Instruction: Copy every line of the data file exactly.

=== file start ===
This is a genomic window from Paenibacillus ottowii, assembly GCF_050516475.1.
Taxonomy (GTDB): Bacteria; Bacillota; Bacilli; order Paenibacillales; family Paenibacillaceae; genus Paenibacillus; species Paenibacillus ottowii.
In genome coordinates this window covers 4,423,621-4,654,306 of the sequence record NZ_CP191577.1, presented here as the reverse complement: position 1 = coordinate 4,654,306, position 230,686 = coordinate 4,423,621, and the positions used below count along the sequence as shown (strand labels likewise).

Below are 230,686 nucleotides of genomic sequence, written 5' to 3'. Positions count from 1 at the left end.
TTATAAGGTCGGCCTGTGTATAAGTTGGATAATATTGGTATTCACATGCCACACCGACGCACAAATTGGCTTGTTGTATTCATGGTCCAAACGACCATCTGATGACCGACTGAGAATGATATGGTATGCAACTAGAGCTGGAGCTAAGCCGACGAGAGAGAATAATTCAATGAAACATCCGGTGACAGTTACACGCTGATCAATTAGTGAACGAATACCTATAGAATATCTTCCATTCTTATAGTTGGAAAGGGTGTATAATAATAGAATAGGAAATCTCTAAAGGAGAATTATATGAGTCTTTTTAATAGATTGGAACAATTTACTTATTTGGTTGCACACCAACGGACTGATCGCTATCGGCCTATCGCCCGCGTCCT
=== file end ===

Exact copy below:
This is a genomic window from Paenibacillus ottowii, assembly GCF_050516475.1.
Taxonomy (GTDB): Bacteria; Bacillota; Bacilli; order Paenibacillales; family Paenibacillaceae; genus Paenibacillus; species Paenibacillus ottowii.
In genome coordinates this window covers 4,423,621-4,654,306 of the sequence record NZ_CP191577.1, presented here as the reverse complement: position 1 = coordinate 4,654,306, position 230,686 = coordinate 4,423,621, and the positions used below count along the sequence as shown (strand labels likewise).

Below are 230,686 nucleotides of genomic sequence, written 5' to 3'. Positions count from 1 at the left end.
TTATAAGGTCGGCCTGTGTATAAGTTGGATAATATTGGTATTCACATGCCACACCGACGCACAAATTGGCTTGTTGTATTCATGGTCCAAACGACCATCTGATGACCGACTGAGAATGATATGGTATGCAACTAGAGCTGGAGCTAAGCCGACGAGAGAGAATAATTCAATGAAACATCCGGTGACAGTTACACGCTGATCAATTAGTGAACGAATACCTATAGAATATCTTCCATTCTTATAGTTGGAAAGGGTGTATAATAATAGAATAGGAAATCTCTAAAGGAGAATTATATGAGTCTTTTTAATAGATTGGAACAATTTACTTATTTGGTTGCACACCAACGGACTGATCGCTATCGGCCTATCGCCCGCGTCCT